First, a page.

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Friday, March 03, 2017

Stocks Mostly Flat, Yellen Hints at Possibility of March Hike

Charles Schwab: On the Market
Posted: 3/3/2017 4:15 PM ET

Stocks Mostly Flat, Yellen Hints at Possibility of March Hike

U.S. stocks oscillated around the unchanged mark to close mostly flat as the markets eyed the afternoon speech from Fed Chairwoman Janet Yellen, where she suggested a March rate hike could be a possibility. Treasury yields were nearly unchanged despite domestic services sector growth unexpectedly accelerating to the highest pace since October 2015. The U.S. dollar fell; giving back some of its recent rally, while gold and crude oil prices were higher.

The Dow Jones Industrial Average (DJIA) ticked nearly 3 points higher to 21,006, the S&P 500 Index added 1 point to 2,383, and the Nasdaq Composite increased 10 points (0.2%) to 5,871. In moderately-heavy volume, 825 million shares were traded on the NYSE and 1.8 billion shares changed hands on the Nasdaq. WTI crude oil ticked $0.72 higher to $53.33 per barrel and wholesale gasoline added $0.01 to $1.65 per gallon. Elsewhere, the Bloomberg gold spot price ticked $0.50 higher to $1,234.75 per ounce, and the Dollar Index—a comparison of the U.S. dollar to six major world currencies—was 0.8% lower at 101.39. Markets were higher for the week, as the DJIA increased 0.9%, the S&P 500 Index advanced 0.7%, and the Nasdaq Composite ticked 0.4% higher.

Costco Wholesale Corp. (COST $170) reported fiscal 2Q earnings-per-share (EPS) of $1.17, below the $1.36 FactSet estimate, with revenues rising 5.7% year-over-year (y/y) to $29.8 billion, south of the projected $29.9 billion. 2Q same-store sales rose 3.0% y/y, compared to the expected 3.2% gain. Separately, the company announced that it will increase its annual membership fees. Shares finished solidly lower.

Marvell Technology Group Ltd. (MRVL $16) posted a 4Q loss of $0.15 per share, or EPS of $0.22 ex-items, above the forecasted profit of $0.19 per share, as revenues declined 5.2% y/y to $571 million, topping the expected $568 million. The company issued 1Q guidance that exceeded estimates. Shares gained ground.

General Motors Co. (GM $38) reversed to the upside amid reports that Peugeot SA's (PUGOY $20) board met today and approved the acquisition of GM's Opel unit. Neither company commented on the reports.

The technology sector has been one of the best performing groups in the post-election rally for the markets and amid earnings season that is winding down. Schwab's Director of Market and Sector Analysis, Brad Sorensen, CFA, discusses in his latest Schwab Sector Views: Can the Tech Rally Continue?at, and follow Schwab on Twitter: @schwabresearch.

ISM services sector report unexpectedly improves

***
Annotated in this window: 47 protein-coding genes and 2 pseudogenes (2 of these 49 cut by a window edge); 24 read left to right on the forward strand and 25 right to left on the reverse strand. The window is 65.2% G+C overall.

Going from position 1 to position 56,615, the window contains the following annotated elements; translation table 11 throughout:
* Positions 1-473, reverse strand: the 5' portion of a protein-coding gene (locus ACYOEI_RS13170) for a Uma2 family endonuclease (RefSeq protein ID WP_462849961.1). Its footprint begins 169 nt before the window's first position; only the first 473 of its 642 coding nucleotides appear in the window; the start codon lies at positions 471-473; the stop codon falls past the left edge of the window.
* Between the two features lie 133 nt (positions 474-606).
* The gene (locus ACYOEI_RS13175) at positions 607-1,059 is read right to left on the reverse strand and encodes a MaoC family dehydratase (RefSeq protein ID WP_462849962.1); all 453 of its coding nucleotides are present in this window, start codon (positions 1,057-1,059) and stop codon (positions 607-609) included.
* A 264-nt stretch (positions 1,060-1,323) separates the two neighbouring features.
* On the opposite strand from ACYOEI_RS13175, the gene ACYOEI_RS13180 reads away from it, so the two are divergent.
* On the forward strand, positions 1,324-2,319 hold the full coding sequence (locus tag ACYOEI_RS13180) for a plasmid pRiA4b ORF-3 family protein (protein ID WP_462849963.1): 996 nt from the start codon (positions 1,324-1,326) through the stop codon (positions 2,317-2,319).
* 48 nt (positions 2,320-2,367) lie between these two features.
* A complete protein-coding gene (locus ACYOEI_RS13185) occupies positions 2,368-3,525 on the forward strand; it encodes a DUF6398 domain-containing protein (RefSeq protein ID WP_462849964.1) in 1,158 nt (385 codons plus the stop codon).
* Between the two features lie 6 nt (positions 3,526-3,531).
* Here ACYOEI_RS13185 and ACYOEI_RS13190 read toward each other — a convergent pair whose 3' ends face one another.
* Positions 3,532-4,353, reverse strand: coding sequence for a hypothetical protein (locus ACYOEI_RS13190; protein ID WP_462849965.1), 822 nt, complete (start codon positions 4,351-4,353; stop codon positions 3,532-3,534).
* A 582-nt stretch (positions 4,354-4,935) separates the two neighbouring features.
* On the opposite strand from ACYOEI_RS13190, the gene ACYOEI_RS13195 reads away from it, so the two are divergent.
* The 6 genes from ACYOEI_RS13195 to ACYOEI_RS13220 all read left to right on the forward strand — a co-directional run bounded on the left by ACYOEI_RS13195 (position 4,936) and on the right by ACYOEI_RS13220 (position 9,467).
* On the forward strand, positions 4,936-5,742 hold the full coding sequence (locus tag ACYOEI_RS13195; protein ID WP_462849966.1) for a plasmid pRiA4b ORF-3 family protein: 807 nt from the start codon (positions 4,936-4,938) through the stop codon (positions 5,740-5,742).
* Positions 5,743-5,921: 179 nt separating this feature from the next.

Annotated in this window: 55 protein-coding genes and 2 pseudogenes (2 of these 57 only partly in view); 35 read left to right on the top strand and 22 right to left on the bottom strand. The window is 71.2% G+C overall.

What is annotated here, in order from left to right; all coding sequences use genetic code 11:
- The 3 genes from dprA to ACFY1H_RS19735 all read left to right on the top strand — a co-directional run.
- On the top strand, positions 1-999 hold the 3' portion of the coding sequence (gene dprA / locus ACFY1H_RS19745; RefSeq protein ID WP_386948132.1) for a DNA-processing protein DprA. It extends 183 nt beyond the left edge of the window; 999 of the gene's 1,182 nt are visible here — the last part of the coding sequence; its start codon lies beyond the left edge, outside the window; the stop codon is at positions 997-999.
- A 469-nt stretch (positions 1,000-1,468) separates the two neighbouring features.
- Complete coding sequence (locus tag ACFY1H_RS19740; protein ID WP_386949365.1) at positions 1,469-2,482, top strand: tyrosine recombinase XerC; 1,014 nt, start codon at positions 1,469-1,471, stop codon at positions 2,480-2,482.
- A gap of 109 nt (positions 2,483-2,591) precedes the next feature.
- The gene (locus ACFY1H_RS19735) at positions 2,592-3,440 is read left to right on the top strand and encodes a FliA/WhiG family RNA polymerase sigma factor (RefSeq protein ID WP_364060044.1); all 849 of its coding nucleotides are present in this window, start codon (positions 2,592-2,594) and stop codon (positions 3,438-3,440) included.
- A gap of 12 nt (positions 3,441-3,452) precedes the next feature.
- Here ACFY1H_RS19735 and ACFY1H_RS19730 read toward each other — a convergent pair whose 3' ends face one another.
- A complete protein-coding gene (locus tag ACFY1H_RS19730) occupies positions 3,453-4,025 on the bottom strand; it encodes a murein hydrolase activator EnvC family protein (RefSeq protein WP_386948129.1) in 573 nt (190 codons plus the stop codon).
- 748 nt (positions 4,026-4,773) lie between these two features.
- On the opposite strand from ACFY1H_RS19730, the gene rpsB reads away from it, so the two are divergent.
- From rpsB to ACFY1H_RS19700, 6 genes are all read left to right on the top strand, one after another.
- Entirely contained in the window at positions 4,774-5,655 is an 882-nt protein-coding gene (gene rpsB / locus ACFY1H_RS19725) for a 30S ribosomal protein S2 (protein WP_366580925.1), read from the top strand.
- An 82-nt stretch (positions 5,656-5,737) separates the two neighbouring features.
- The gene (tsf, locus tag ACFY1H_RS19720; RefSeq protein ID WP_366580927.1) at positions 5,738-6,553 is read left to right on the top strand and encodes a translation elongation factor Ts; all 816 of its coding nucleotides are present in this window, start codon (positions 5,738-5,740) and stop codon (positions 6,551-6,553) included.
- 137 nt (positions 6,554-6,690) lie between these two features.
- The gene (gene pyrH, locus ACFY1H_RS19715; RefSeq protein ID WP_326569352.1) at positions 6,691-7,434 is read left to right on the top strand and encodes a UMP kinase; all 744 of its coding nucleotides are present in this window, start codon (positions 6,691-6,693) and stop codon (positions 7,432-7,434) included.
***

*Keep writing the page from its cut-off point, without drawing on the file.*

The February Institute for Supply Management (ISM) non-Manufacturing Index (chart) surprisingly rose to 57.6—the highest since October 2015—from January's unrevised 56.5 level, where the Bloomberg forecast called for it to remain. A reading above 50 denotes expansion. New orders improved to 61.2 and employment ticked higher to 55.2, while prices declined to 57.7. The ISM said comments from respondents continued to be mixed, with some uncertainty, however, the majority indicated a positive outlook on business conditions and the overall economy.

The final Markit U.S. Services PMI Index was revised to 53.8 in February from the preliminary 53.9 level, versus estimates of a 54.0 reading, and compared to the 55.6 figure posted in January. However, a reading above 50 depicts expansion. The release is independent and differs from ISM's report, as it has less historic value and Markit weights its index components differently.

As noted in the latest Schwab Market Perspective: Not So Fast!, economic data has continued to beat expectations, but the number of upside surprises may start to level off. That doesn't mean things are getting worse, just that expectations are catching up with the improvements in the data, which could have a dampening impact on investor enthusiasm in the near term. However, ultimately, we believe fiscal stimulus is coming—although perhaps later than anticipated—and the bull market in U.S. stocks will continue. Read more at

Treasuries were nearly unchanged, with the yields on the 2-year and 10-year notes, as well as the 30-year bond flat at 1.31%, 2.48% and 3.07%, respectively. Bond yields paused from a recent rally, while the U.S. dollar pulled back from a run as of late and the stock markets were flat after yesterday's retreat from all-time highs.

With expectations of a possible Fed rate hike later this month jumping this week in the wake of continued strong economic data and commentary from Central Bank members, the markets focused on Federal Reserve Chairwoman Janet Yellen's speech on the economic outlook, where she noted that the economy has exhibited remarkable resilience and is close to meeting the Fed's goals of maximum employment and price stability. These comments appeared to preserve elevated rate hike expectations.  For analysis of the Fed, check out Schwab's Chief Fixed Income Strategist, Kathy Jones' article, What would a shake-up at the Fed mean for bond investors? at, and follow Kathy on Twitter: @kathyjones. Political risk remains in focus following President Trump's first speech in front of Congress this week as discussed by Schwab's Vice President of Legislative and Regulatory Affairs, Michael T. Townsend in his latest article, Presidential Reset: What Does Trump's Speech Mean for His Agenda?, at